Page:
Hop Growers of America releases 2015 stat pack with final US tallies and global hop statistics.
Final report reveals USA supplied 42% of the globe’s 2015 hop crop in the global brewing hop supply review for 2016 brewing. Twenty one additional states added to USA 2015 report.
MOXEE, WA – February 4, 2016 – After the last of the data has come in on the total 2015 crop for 2016 brewing, what was suspected from late summer is now apparent in the final numbers: 2015 was a tough year world-wide, resulting in a deficit in alpha production that must be covered from inventories accumulated in previous years.
The 2015 Stat Pack covers five-year trends in hop acreage and production, plus notes 2015 increase and decreases, broken down by state and variety in the Legacy Growing States Washington, Idaho, and Oregon. Also included is a ten-year review of Legacy State overall acreages, average hop yields, and average (of all varieties) prices. International numbers of the same nature are also included, as well as related industry information such as beer and hop inspection stats.
Reflected in the numbers, high summer heats and water restrictions meant mixed results for crops, particular hitting earlier harvest varieties (aromas). The story was similar, yet more severe for European countries, where the majority of the crop’s water needs are supplied by rain. Drought in Germany and other continental European countries dramatically reduced yields.
While Germany – which, along with the United States is one of the two largest hop suppliers in the world – had 34% of the world’s hop acreage (just 4% lower than the US at 38%), they contributed just 33% of the 2015 crop. The US, despite its own challenges, provided 42% of the global hop supply this year.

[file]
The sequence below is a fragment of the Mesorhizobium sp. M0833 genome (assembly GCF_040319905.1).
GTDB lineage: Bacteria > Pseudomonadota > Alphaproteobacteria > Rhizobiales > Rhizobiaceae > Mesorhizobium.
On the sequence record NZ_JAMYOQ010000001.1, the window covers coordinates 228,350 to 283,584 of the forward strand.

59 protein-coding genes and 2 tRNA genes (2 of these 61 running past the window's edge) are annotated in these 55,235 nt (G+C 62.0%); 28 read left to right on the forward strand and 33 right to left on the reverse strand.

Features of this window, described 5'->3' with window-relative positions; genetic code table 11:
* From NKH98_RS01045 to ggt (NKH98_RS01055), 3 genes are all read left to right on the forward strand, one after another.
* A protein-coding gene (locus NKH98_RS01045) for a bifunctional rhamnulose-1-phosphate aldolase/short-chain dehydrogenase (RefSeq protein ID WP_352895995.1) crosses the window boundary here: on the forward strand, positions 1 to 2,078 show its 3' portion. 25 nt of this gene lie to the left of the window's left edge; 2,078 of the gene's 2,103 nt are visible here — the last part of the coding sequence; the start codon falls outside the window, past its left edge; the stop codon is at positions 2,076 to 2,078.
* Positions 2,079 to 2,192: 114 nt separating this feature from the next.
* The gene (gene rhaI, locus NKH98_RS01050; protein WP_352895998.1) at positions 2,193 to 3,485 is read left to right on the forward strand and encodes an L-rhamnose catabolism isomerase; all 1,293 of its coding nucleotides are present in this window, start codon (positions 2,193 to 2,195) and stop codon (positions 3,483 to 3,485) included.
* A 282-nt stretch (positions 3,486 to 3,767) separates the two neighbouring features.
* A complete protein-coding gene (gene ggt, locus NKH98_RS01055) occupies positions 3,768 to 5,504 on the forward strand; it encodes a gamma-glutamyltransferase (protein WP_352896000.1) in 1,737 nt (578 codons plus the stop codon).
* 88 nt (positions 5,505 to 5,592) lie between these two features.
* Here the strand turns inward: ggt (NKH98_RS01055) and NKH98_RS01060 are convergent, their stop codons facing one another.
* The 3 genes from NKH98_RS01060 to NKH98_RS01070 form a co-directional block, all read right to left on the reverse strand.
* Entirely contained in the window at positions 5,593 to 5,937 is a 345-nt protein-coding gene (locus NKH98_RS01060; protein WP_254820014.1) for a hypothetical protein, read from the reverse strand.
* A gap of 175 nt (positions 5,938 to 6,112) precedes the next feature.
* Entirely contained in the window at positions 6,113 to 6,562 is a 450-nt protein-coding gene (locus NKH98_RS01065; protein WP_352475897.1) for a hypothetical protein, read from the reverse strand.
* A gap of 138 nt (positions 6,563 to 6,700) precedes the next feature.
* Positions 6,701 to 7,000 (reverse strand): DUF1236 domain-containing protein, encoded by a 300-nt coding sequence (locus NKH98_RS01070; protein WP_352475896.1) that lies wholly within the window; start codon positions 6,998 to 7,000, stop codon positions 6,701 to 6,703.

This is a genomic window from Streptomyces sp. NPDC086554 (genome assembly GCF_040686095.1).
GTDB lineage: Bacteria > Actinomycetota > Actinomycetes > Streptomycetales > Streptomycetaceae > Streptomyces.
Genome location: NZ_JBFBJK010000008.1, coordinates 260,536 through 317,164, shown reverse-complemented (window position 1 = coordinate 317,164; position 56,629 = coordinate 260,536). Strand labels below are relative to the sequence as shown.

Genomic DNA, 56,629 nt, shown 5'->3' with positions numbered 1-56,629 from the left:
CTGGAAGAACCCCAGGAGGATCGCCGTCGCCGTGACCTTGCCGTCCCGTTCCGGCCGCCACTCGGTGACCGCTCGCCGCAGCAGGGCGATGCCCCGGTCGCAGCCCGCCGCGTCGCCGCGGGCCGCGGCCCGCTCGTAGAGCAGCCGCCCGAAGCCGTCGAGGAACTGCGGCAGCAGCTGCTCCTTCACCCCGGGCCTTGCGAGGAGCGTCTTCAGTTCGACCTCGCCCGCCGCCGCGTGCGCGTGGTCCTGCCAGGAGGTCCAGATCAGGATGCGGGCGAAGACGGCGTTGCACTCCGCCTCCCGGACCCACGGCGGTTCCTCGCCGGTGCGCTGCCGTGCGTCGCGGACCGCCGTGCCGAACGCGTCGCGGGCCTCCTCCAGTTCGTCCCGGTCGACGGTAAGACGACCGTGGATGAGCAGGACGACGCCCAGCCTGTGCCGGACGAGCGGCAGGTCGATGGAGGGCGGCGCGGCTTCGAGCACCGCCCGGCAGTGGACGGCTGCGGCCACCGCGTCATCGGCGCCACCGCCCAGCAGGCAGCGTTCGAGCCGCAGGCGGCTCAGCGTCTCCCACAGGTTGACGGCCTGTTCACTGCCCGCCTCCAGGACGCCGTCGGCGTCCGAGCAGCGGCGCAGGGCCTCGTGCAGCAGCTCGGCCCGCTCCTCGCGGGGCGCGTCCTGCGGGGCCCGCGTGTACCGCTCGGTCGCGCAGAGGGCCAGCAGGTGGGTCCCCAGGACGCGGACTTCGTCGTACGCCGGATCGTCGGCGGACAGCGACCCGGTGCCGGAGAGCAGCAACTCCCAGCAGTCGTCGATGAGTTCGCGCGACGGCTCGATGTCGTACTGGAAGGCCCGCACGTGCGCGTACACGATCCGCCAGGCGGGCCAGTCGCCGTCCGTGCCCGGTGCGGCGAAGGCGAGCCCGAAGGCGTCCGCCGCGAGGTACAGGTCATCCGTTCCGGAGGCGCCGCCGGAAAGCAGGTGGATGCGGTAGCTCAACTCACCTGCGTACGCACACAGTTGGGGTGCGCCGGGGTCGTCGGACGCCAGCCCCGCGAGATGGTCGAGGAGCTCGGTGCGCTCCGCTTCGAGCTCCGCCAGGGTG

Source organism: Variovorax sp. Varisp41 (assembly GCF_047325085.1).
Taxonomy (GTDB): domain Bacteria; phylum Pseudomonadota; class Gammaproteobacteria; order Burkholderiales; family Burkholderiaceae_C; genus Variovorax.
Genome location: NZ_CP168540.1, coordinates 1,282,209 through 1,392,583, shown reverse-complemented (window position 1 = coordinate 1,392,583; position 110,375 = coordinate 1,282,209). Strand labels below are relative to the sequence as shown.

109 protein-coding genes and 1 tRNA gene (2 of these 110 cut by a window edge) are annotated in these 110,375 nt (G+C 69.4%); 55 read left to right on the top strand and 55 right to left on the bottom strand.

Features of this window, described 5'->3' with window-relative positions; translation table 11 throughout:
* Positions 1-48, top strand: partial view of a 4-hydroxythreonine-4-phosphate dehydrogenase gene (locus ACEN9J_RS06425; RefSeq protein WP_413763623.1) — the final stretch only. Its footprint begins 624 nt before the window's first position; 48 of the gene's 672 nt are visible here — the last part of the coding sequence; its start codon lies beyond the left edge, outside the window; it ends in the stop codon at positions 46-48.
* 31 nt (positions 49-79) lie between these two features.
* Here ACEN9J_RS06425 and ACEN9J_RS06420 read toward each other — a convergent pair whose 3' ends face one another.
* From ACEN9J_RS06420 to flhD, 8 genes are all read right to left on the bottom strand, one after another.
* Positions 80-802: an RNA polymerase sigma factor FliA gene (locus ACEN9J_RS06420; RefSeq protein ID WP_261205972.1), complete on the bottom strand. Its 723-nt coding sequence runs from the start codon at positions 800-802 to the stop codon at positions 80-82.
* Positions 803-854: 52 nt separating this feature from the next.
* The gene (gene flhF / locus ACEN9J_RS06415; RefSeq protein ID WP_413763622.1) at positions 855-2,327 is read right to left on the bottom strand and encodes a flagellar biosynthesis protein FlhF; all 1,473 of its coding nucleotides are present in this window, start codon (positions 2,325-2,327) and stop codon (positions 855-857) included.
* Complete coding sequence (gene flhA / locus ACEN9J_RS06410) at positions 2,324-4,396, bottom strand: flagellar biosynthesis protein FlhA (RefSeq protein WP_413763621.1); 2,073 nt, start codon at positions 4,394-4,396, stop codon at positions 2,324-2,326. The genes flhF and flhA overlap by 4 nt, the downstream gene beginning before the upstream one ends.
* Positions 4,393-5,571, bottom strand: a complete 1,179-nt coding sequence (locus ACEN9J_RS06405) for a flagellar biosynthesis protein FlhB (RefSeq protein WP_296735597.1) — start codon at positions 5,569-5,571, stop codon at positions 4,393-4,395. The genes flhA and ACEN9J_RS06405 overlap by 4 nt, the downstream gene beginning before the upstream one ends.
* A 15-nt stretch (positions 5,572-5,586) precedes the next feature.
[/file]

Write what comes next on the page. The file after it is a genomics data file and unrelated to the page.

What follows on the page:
Currently, water stores for the Yakima Basin are at 117% of normal, and Washington State overall is at 109% of normal, according to an article by Capital Press.
“The unusually high temperatures experienced this past summer were unprecedented, and we do not anticipate a repeat of an early and persistent heat wave,” said Ann George, Executive Director of Hop Growers of America (HGA). “While we are waiting to see the final snowpack situation in the spring, we know we are already far better off than last year, so we anticipate higher yields along with more acres going in to meet contract demands.”
In a recent presentation from the Brewer’s Association (BA) at the Annual American Hop Convention, it was noted that hopping rates and usage in the US continues to climb, and will continue to do so as IPA continues to be the clear beer style favorite –with 2015 seeing two times the amount of volume than in 2011.
“Going through our statistics, it is clear that growers are putting more hops in the ground to meet the needs of both domestic and international brewers,” said Ann George. “It was promising to see the Brewers Association report that so many of their members are contracting, coming in at around 95%. While that definitely leaves uncertainty for those who are not contracting, the more contracts growers and merchants have, the better they can serve the domestic and global brewing industries. For those relying entirely on the spot market, that’s a pretty big gamble, especially considering the current market.”
So what does this report show? “Essentially, it was a rough year at home and across the globe, however, contracted needs will be met with occasional substitutions for something very similar because of the highly unusual growing season. We are already planning for and looking forward to 2016 harvest.”
Hop Growers of America (HGA) promotes American grown hops to brewers and merchants of hops both domestically and internationally. HGA facilitates conversations between growers, merchants, and brewers, providing statistical reports to the industry and education on the quality, variety, and tradition of U.S. grown hops.
Ann E. George
Hop Growers of America PO Box 1207 \ Moxee, WA 98936 USA 1.509.453.4749